Friday last we visited the West Side Comedy Club on West 75th Street. I have to confess I am no fan of such venues. My experiences with them have been uniformly bad for two reasons: (1) many stand-up comics think they have to use foul and often disgusting language and stories in order to get laughs from modern audiences (Rule 1 is “don’t do this,” and (2) I go to shows to be entertained, not to be part of the entertainment for the other guests (Rule 2 is “don’t try to engage me in your shtick.”) Call me old-fashioned if you must, but that’s how it’s been. I therefore approached this particular evening with some trepidation.
As fate would have it, some of my worst fears were realized. Three of the first four comics were guilty of violating both Rule 1 and Rule 2. I am not sure about the other one because I could understand little of what he said. Old ears, I suppose.
Comic Five, one Sherrod Small, on the other hand, was both funny and also making some serious points about human behavior at the same time. He went on a bit long with a series of “jokes” about Ted Bundy, the serial killer responsible for the gruesome murders of at least 30 women. Then he switched to racial jokes and the audience enthusiasm immediately dimmed. Small observed that it was pretty striking that people were more bothered by racial jokes than serial murderer jokes. Anyway, Small’s deal was within the bounds of acceptable comedy club stuff by my rather stodgy rules.
Then came Brian Scott McFadden, a genuinely funny rascal of a man with numerous mannerisms and voices with great comedic timing who wrapped up the evening with a raucous variety of stories and jokes. His riff on the airline boarding process was hysterical because it was so closely based on the truth about what goes on. McFadden brought to mind George Carlin but without the constant cursing. I would definitely see McFadden again.
Saturday night arrived with little in the way of movies to offer so we decided (actually I just went along with the idea) to go to a poetry slam at the Nuyorican Poetry Club in the East Village. With 46 years under its belt, the Club qualifies as an “institution” by any standard. As this photo shows, the Club is not much to look at inside:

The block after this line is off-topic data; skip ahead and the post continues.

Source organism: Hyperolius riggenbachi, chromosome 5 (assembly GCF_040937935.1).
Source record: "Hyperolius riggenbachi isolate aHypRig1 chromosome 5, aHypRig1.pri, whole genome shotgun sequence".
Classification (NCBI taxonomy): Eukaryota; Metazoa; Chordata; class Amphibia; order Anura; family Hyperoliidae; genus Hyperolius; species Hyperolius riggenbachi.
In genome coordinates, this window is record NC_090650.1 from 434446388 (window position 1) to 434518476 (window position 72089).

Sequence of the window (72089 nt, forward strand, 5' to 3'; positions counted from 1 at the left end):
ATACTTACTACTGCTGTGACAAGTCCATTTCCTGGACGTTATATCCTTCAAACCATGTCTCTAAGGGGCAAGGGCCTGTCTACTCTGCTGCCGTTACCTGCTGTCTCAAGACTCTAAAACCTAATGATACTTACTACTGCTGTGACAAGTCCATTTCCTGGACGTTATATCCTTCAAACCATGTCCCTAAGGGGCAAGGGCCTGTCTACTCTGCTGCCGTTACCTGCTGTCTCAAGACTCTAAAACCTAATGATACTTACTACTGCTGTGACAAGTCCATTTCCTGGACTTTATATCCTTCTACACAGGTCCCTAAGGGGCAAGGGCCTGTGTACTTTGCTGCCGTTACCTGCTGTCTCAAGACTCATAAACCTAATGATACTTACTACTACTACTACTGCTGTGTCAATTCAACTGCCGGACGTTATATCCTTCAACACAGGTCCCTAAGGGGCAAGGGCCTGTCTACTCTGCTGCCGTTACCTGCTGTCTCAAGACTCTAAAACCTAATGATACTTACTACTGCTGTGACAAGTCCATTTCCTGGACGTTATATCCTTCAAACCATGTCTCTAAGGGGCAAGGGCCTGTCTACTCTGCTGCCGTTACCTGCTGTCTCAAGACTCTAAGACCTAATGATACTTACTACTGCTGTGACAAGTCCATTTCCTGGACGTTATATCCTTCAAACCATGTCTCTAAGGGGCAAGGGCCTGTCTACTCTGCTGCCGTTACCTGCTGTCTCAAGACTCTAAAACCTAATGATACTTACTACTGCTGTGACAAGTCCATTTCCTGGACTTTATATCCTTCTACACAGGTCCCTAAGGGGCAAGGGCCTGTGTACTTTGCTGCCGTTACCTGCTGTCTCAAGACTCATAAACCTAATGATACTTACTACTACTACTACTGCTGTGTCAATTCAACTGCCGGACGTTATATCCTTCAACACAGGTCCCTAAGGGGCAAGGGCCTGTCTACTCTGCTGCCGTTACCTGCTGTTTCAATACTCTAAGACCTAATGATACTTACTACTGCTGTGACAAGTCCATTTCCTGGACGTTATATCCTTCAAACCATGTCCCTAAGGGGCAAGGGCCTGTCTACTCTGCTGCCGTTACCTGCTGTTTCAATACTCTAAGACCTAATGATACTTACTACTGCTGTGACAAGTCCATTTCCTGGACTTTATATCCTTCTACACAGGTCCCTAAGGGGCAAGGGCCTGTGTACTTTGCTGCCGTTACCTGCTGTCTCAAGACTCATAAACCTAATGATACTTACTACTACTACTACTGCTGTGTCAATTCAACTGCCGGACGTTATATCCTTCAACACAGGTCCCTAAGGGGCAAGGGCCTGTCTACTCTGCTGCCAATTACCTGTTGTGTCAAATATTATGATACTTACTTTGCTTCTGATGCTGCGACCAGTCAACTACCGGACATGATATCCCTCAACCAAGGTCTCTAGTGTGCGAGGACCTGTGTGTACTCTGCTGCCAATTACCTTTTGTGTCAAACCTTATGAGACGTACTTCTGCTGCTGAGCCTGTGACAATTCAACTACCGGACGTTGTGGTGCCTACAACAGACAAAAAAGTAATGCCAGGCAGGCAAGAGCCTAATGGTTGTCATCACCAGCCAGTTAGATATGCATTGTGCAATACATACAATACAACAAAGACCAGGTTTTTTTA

Don’t let that fool you. To some extent, this is one of those “you had to be there” scenes that cannot be adequately conveyed in an after-the-fact report like this one.
Nevertheless, while it’s fair to say that the quality of the “poetry” was highly variable, some genuinely talented performances and powerful messages were delivered, many of which went on for close to five minutes. It was clear that these were mostly practiced and confident slam poets but, some 24 hours later, some of their voices still resonate in my mind.
The poets were all volunteers who just signed up on the spot to speak their minds. A couple of young white boys, roughly college age, from Vermont, a 13-year old girl from Washington DC who had a lot to say in a short space about the sanctity of her person and the threats to it in American policy, a youngish woman from Barbados named Birdspeed, with a lot of anger and passion about her position as a black woman in contemporary society and, most compellingly, a black man from Ohio, LJ Hamilton, who delivered an incredible soliloquy that, if it had a title, would have been “I Don’t Want to be Black No More.” One of the Vermont boys, Birdspeed and LJ made the finals based on audience enthusiasm and ultimately, and wrongly in my view, the Barbadian lady was declared the winner. She was good, very good, but I thought LJ was clearly better. In any case the difference between them was small and, upon reflection, it was impossible not to think that these were at least semi-professionals at their craft. You can see Birdspeed here: http://bit.ly/2IyEgdu and hear LJ Hamilton here: http://bit.ly/2Pn5hBd.
As we departed the club, I stopped to speak to LJ and told him I thought he should be publishing. He was visibly moved, asked my name and shook my hand. He said he had indeed produced some books but from what I can find, the books are related to his poetry but do not contain the poetry. They are more like self-help books. Too bad, because his poetry was among the most powerful in content and voice that I have ever heard.
So, two nights on the town and, once again, unrepeatable experiences that we will long remember. As out of character as it may be, it’s highly likely that I will return to the Nuyorican, or another club like it, to hear more young people (mostly) expressing themselves through spoken word poems of power and passion. As troubling as their anger may be, and it seems fully justified, they also convey a strong message that says, “I understand why I am angry and I intend to do something about it.” In that may lay our salvation.